You are god of sudden change, Poseidon, and it can take a long time to learn the lessons that you unexpectedly bestow. May you grant at least the full eighty years to allow this one to sink in.

Thinking of you always,

TPW

My gods are stronger than fiction

I recently started reading Percy Jackson and the Olympians.  I was kind of aware of these books, but only barely, and it wasn’t until I was poking around Amazon for tridents and had it vomit up a lot of Percy Jackson stuff that I had any clue that Poseidon is a significant force.  Being that I didn’t even know what the books were about, it probably shouldn’t come as a surprise that I had no clue how much some of my co-religionists hate them.  As it happens, I don’t hate them, but what’s worth exploring is why.  I’ll start with the problems noted in that Tumblr post I just linked.

  • Rick Riordan misrepresents the myths and/or the gods.  One word here:  Homer.  You can’t tell me that the way he depicted the gods, particularly in the Odyssey, didn’t tick a few people off.  I don’t know if Homer believed in the gods, but he certainly wasn’t afraid to cast them in a bad light, and frequently.  My gods are stronger than the ones Homer depicted, and the ones Riordan depicted, in part because they understand that any press is good press.  Get people thinking about the gods, and some of those people are going to start worshipping the gods.  If Homer didn’t cross the line of hubris, Riordan probably hasn’t either.  (Although, if Homer really was blind, perhaps that wasn’t an accident, hmm?)  Myths are stories from a long time ago.  Stories = fiction, fiction = made up, made up= not true, not true = I’m not expecting them to reflect my personal experience with my deities.  I get why some of the depictions inspire rage, but my gods are stronger than fiction.
  • These stories are damaging to people with dyslexia and ADHD.  I have neither, so I can only express a personal opinion here:  the author is positing that those with divine blood have these conditions, not that those with these conditions have divine blood.  I can’t say if that depiction was insensitive, or ignorant, or hamhanded, because for some reason I can’t find the links the original poster embedded.
  • The author doesn’t believe in these gods.  Um . . . so what?  The gods do not require our belief, and can use someone to their own ends whether or not they have belief.  If the theoi restricted their work to only those few of us who actively honor and praise them, well, it would be a pretty small field.  Perhaps they wanted to plant the idea in thousands of young kids that the Greek gods are real, knowing that some portion of Riordan’s readership would begin sneaking offerings off of their plates to those gods.  The gods are stronger than fiction, and know how to use it, and its authors.  I think that’s awesome.  It reinforces my belief, my awe, my love.  It’s much more clever and subtle than any mortal mind could have orchestrated.  It’s brilliant in that vaporize-me-if-I-look-too-close kind of way.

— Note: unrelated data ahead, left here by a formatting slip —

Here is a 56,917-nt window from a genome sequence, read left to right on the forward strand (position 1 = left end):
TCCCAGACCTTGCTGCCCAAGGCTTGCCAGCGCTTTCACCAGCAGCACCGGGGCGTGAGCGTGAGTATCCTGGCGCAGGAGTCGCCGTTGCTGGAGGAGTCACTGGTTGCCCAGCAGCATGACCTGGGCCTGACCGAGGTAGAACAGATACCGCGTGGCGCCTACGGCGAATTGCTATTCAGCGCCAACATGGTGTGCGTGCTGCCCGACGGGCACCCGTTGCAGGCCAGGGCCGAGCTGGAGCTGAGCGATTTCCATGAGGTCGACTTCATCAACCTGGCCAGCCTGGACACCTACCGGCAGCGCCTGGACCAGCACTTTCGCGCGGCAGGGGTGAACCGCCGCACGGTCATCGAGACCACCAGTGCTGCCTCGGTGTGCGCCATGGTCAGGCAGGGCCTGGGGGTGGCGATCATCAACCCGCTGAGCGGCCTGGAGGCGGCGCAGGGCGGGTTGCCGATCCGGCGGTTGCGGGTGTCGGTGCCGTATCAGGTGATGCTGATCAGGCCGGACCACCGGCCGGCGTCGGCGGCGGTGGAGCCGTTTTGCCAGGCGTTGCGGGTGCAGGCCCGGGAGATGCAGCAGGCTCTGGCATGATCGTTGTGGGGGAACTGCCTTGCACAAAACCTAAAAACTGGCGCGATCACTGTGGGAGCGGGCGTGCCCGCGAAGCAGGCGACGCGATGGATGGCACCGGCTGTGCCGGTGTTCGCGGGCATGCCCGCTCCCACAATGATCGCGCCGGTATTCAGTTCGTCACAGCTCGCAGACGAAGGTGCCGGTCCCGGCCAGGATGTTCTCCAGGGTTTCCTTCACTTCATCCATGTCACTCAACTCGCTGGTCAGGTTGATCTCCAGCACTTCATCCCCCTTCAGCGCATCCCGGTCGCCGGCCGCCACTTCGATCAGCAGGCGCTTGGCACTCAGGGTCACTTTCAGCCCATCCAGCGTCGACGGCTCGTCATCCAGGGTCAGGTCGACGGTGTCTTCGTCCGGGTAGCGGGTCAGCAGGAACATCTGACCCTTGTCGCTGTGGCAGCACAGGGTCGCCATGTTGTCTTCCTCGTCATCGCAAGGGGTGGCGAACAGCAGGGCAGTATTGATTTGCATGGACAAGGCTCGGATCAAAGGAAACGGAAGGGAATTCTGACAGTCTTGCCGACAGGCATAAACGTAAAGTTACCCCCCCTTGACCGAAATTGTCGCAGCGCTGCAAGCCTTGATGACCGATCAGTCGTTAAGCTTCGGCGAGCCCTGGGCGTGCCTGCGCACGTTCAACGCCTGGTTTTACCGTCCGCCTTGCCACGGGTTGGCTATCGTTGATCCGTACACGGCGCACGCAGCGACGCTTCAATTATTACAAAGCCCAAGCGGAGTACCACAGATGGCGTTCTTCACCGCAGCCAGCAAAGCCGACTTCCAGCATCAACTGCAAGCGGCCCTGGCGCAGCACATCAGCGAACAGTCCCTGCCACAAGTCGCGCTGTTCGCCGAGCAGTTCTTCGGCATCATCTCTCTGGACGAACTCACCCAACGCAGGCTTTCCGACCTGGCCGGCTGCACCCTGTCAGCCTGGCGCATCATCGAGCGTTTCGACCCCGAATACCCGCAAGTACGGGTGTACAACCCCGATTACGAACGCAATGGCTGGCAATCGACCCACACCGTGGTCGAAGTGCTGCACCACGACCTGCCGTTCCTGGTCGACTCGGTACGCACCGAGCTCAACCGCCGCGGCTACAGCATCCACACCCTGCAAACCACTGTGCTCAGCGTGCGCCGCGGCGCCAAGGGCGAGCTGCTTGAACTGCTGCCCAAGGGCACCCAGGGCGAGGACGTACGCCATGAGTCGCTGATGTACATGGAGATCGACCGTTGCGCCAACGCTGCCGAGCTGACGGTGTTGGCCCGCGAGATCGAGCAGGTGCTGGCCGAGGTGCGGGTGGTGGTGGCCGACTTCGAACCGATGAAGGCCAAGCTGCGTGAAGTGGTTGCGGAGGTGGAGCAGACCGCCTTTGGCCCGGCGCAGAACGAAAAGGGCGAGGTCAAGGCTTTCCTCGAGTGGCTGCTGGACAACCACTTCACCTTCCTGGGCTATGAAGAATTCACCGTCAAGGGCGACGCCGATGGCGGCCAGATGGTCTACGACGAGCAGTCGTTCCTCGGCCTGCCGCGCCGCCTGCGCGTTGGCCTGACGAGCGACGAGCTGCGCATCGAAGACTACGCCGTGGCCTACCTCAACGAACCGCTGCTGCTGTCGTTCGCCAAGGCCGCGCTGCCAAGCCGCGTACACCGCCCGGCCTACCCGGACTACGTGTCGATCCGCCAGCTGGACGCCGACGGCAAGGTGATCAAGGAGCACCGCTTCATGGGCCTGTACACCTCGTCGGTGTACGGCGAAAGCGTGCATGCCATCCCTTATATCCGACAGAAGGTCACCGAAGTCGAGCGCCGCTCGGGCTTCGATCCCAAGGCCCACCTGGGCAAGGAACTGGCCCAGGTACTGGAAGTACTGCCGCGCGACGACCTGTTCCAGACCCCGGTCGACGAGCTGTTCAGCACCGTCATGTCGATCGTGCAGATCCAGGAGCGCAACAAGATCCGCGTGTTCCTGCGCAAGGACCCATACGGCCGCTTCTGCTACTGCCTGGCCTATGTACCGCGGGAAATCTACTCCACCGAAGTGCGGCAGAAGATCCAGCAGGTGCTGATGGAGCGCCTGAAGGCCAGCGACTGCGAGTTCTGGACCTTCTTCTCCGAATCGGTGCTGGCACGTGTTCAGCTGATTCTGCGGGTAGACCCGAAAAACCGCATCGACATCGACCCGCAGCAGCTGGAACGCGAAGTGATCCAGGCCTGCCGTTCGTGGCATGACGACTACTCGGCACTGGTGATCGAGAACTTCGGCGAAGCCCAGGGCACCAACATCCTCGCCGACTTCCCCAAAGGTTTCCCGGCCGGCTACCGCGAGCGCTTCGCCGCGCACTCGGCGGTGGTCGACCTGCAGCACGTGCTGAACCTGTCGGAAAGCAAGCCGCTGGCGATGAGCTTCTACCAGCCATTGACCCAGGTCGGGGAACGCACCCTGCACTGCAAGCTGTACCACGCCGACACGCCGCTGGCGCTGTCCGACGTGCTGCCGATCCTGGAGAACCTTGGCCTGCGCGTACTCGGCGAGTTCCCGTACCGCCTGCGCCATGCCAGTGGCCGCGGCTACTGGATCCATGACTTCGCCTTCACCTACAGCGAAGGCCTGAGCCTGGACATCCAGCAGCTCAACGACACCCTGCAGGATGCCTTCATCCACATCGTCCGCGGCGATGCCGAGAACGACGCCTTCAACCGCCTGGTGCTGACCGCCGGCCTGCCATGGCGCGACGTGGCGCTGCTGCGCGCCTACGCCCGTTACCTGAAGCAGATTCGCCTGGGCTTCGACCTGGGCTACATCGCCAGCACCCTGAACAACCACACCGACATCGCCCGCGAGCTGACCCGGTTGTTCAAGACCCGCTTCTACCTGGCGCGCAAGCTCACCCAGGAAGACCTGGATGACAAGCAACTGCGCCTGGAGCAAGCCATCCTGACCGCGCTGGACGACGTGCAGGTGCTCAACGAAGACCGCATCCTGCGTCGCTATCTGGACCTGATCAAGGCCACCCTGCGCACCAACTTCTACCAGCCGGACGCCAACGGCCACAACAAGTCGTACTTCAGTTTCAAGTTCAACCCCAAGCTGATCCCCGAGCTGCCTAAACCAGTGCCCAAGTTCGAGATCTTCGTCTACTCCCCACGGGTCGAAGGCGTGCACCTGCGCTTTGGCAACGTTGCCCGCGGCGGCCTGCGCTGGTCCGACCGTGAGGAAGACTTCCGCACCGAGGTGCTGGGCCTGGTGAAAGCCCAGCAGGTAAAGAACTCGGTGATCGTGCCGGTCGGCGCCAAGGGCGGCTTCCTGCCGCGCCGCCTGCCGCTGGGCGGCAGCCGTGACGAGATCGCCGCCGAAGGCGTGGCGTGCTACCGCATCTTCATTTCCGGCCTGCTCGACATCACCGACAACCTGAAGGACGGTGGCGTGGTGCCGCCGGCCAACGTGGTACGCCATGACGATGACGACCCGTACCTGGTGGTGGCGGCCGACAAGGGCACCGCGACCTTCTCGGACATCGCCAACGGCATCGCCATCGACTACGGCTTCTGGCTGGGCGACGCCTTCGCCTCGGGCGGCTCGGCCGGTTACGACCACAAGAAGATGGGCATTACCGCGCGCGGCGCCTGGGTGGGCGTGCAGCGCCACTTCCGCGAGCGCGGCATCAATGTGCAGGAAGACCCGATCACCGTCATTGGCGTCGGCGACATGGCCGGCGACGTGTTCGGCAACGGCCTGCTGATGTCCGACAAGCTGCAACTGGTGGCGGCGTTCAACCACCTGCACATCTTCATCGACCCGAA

Remember what happened to the Panchem Lama?  After the Dalai Lama declared his next incarnation, the poor tyke and his family disappeared, and the Chinese government declared another boy to be the next Panchen lama instead.  It’s an obvious attempt to stifle Tibetan resistance by controlling its religion, rear a child that is a mouthpiece for Chinese control.  But what if the Chinese, much to their chagrin, actually have the true Panchen lama on their hands?  Isn’t that what an enlightened being might do?  Might it not screw up Chinese designs a bit if their fake turned out to be the real thing?  It could happen that way, because the gods are stronger than fiction, even fiction manufactured by the state.